Fly Me to the Moon

‘Memorize and practice’, a method used by those whose music will always be meaningless, has been referred to as ‘parroting’, like a parrot who, after enough repetitions will say a phrase, but with no understanding of what it is saying.1Paraphrased from Josef Lhevinne, the legendary pianist/teacher at the Juilliard School in New York

‘Popular’ music2The definition of ‘popular’ is one that refers to the general public, not the specialist. is one of the better ways to learn the language of music. It may be compared to a conversation with a friend. The post, ‘Learning the Language of Music’ with the Bach Prelude nr 1 in C major from the WTC, and a companion post, ‘Rudiments’ is essential as they contain the basics3Music theory manuals do not contain the basics referred to here. Music theory is a “system of ideas intended to explain something, especially one based on general principles independent of the thing to be explained.” …from the dictionary on the web. The italics are mine. that must be learned. Now we put it to use with the popular song.

‘Lead-sheets’ of songs are what we work with as they give the melody and the chord indications, and from there various arrangements may be created along with how to transpose via function and identity. The previous post on ‘Learning the Language of Music’ is necessary to understand the principles offered here.

The song, ‘Fly Me to the Moon’ is an ideal song to learn some of the basics since it is one of the easier and less complicated songs to learn. It may be purchased from for just a few dollars.  Please get it in the key of C major, the original is in the key of E-flat major.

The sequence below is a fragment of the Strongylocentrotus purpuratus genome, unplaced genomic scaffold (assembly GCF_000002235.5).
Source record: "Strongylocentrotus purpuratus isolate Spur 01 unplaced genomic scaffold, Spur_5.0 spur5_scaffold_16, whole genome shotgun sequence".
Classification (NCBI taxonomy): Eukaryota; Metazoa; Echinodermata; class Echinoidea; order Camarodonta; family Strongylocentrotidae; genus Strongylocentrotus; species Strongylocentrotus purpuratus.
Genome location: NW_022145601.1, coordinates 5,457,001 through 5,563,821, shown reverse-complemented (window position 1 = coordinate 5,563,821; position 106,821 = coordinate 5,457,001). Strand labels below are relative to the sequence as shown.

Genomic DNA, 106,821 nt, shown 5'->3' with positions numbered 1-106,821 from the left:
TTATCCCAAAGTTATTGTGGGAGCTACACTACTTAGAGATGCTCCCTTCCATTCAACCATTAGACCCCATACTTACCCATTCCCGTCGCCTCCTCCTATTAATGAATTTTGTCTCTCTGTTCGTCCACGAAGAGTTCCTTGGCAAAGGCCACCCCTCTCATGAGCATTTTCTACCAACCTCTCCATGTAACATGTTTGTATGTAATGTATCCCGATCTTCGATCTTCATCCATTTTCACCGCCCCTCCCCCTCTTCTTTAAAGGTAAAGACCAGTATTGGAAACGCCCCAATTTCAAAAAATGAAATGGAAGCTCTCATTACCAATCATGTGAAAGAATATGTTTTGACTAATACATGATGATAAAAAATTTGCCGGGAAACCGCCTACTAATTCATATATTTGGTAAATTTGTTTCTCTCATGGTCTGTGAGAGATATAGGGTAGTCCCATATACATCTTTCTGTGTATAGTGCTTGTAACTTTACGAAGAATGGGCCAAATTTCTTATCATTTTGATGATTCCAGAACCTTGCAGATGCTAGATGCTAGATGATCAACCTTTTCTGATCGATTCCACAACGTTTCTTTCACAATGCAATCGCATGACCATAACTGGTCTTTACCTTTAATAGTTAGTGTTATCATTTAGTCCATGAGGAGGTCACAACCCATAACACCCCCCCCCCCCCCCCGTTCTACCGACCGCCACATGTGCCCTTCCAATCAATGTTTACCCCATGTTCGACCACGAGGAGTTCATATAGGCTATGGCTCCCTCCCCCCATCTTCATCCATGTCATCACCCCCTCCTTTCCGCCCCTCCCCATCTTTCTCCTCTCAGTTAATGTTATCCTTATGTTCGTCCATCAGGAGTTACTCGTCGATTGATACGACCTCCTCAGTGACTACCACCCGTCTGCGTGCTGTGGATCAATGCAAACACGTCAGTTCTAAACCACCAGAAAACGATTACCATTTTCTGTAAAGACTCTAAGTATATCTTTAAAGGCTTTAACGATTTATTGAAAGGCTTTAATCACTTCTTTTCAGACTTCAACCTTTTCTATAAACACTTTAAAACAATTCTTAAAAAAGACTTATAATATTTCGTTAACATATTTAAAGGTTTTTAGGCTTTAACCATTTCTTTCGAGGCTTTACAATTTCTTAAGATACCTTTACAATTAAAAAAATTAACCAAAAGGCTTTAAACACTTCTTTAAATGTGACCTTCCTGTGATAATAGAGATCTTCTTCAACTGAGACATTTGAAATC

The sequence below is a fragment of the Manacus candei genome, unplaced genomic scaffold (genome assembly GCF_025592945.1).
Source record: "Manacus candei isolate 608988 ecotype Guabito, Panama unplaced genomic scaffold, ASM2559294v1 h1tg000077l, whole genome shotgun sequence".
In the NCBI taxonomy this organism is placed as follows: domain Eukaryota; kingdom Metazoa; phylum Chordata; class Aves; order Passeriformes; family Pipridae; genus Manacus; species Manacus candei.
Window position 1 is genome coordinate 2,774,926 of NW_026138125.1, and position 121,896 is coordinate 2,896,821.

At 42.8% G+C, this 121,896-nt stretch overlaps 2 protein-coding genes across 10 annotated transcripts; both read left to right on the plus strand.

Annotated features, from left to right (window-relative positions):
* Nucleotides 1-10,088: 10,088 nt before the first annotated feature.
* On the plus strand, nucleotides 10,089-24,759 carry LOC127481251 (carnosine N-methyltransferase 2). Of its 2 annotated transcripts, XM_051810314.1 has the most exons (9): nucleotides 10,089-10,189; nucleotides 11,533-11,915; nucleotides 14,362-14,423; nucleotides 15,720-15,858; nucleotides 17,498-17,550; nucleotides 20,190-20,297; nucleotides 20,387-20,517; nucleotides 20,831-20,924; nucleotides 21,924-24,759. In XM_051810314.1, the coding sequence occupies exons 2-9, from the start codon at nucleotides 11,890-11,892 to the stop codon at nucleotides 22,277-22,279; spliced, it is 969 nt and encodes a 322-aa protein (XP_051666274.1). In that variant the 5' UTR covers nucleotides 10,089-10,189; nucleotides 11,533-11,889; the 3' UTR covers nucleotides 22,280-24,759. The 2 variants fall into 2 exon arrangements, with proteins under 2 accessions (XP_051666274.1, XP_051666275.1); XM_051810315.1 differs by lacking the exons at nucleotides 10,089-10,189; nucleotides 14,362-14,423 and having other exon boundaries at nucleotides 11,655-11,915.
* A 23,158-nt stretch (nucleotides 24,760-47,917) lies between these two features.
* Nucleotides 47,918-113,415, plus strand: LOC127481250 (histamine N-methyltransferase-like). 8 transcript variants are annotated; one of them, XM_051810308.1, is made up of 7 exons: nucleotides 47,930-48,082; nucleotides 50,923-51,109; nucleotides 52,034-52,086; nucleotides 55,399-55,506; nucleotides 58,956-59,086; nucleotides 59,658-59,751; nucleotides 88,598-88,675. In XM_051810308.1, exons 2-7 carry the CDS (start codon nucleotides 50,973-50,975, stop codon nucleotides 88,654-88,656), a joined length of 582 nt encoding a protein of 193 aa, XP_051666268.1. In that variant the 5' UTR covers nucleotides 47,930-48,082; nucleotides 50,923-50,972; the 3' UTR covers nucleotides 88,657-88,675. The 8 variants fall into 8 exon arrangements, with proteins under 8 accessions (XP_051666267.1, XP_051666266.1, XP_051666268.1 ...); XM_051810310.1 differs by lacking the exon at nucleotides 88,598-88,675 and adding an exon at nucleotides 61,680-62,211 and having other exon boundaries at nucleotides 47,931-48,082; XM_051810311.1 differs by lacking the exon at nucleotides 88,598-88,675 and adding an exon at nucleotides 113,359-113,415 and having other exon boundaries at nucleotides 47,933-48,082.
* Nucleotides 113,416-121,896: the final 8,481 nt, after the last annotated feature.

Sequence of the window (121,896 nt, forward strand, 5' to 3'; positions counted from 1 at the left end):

Video 1 – Writing the melody with functional indications, then transposing it using those functions.

Video 2 – The song’s Circle progression with characteristic intervals. These provide far more learning than the ‘memorize and practice’ method.

Video 3 – Using different arrangements for the song. This is the initial effort toward improvisation. And, there are some beautiful sounds to be made!

Video 4 – With this video we find out ways of getting ‘from here to there’ musically. And with this we now have a ‘repertoire’ of ways of playing the song.  We are not stuck in one arrangement.  These are ‘professional’ arrangements  …and you are creating them!

Avoid the ‘memorize and practice’ method with no idea what there is in the music. Don’t be afraid to do try different arrangements and ways of playing, called ‘improvising’.  One learns by improvising (changing)…not by ‘memorize and practice’.

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Ralph Hedges